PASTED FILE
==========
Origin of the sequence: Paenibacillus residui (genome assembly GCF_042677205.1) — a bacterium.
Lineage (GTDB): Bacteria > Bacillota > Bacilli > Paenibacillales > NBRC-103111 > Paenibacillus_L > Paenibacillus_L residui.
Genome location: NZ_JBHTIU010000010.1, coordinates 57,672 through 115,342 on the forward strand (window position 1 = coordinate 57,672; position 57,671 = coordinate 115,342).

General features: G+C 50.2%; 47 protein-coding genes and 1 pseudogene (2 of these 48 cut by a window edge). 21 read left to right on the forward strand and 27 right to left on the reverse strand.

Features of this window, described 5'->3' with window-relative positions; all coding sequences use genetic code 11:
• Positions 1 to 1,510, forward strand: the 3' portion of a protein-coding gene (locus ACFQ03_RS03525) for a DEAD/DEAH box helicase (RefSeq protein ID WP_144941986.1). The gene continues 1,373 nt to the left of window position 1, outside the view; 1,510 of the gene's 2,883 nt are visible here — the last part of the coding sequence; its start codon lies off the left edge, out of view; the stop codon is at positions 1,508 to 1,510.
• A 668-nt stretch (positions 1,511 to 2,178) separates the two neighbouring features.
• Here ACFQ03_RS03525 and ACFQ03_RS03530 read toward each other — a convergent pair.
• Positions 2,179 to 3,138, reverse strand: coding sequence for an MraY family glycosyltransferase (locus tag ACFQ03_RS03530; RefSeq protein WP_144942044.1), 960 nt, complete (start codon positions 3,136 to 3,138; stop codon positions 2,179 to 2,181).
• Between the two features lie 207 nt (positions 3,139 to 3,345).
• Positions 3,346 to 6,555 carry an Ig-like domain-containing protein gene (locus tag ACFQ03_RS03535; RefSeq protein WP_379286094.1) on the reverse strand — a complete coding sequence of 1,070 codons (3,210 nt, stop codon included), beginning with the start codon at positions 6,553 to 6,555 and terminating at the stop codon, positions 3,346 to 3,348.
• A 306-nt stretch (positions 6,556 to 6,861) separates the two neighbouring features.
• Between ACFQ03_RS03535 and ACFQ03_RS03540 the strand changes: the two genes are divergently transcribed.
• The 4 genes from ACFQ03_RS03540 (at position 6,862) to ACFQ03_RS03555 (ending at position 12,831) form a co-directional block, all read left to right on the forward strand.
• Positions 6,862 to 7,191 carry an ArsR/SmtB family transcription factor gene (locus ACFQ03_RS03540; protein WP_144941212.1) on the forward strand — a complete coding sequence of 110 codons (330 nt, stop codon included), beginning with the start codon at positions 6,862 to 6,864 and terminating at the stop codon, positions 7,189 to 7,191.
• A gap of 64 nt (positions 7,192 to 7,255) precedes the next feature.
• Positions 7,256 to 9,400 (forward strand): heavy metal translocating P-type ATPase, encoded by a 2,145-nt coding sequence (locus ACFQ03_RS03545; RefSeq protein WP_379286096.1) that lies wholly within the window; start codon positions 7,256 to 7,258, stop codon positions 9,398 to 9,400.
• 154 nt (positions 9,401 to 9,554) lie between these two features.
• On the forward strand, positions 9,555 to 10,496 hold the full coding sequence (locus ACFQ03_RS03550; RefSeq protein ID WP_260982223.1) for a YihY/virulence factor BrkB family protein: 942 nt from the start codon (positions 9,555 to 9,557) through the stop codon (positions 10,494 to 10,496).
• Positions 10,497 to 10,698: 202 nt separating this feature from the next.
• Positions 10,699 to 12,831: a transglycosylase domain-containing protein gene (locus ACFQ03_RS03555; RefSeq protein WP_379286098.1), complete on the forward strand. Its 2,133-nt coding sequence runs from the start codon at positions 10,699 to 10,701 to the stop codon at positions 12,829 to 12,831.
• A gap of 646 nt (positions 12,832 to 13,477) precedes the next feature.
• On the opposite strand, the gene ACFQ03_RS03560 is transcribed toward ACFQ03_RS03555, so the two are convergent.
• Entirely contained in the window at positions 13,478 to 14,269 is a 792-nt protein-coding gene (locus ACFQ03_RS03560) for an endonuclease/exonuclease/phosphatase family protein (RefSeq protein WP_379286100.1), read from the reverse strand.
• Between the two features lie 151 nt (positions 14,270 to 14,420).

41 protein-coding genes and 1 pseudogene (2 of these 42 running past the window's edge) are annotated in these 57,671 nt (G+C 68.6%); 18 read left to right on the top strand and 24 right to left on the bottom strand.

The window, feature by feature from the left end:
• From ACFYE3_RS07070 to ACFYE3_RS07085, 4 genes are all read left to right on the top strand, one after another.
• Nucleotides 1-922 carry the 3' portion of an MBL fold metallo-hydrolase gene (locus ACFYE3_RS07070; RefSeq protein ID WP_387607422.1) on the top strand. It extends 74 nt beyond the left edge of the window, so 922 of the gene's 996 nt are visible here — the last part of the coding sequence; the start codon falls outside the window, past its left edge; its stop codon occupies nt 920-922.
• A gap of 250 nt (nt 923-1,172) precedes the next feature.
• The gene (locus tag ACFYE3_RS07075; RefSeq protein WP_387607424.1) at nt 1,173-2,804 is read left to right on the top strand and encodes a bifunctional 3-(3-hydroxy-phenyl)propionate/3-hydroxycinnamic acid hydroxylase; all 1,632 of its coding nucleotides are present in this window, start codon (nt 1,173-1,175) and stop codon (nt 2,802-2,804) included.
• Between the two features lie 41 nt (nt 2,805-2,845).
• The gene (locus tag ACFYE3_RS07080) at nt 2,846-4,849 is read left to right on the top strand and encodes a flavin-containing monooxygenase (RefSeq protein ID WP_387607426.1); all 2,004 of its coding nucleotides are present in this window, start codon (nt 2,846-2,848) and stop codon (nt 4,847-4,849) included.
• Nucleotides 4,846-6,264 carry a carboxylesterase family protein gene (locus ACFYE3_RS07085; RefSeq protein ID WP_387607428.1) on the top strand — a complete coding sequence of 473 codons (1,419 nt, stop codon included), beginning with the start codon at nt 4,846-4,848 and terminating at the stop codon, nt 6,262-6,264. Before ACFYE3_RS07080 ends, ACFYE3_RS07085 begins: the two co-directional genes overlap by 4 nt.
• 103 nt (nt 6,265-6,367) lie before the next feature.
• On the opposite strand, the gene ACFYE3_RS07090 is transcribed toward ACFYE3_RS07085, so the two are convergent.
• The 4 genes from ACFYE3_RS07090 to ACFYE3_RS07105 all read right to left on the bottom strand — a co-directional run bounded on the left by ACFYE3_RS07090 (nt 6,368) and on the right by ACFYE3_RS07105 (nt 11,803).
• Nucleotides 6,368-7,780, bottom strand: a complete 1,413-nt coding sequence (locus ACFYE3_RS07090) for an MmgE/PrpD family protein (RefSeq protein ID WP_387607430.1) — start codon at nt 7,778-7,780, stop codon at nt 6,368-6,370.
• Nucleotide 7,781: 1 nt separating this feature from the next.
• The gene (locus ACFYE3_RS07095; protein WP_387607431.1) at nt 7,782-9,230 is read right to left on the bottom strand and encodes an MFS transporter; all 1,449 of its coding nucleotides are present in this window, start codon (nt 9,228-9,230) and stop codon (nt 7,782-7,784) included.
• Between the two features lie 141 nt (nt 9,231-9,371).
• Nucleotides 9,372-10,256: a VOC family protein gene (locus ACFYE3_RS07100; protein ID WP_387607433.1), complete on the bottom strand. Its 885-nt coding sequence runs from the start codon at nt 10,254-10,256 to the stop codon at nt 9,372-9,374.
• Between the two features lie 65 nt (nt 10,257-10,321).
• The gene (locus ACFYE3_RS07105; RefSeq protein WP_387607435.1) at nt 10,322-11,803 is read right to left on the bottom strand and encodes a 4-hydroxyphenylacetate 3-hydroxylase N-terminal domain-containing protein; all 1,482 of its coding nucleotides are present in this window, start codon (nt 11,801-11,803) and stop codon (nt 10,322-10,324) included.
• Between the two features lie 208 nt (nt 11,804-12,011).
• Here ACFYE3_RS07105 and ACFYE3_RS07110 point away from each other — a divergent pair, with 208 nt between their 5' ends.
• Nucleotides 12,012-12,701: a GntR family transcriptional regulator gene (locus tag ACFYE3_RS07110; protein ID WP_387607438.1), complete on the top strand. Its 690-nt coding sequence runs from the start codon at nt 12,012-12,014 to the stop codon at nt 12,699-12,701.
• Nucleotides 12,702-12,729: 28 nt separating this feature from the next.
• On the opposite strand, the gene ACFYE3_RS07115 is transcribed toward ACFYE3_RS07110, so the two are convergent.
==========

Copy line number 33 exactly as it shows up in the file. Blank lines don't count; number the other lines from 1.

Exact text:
• The gene (locus tag ACFYE3_RS07080) at nt 2,846-4,849 is read left to right on the top strand and encodes a flavin-containing monooxygenase (RefSeq protein ID WP_387607426.1); all 2,004 of its coding nucleotides are present in this window, start codon (nt 2,846-2,848) and stop codon (nt 4,847-4,849) included.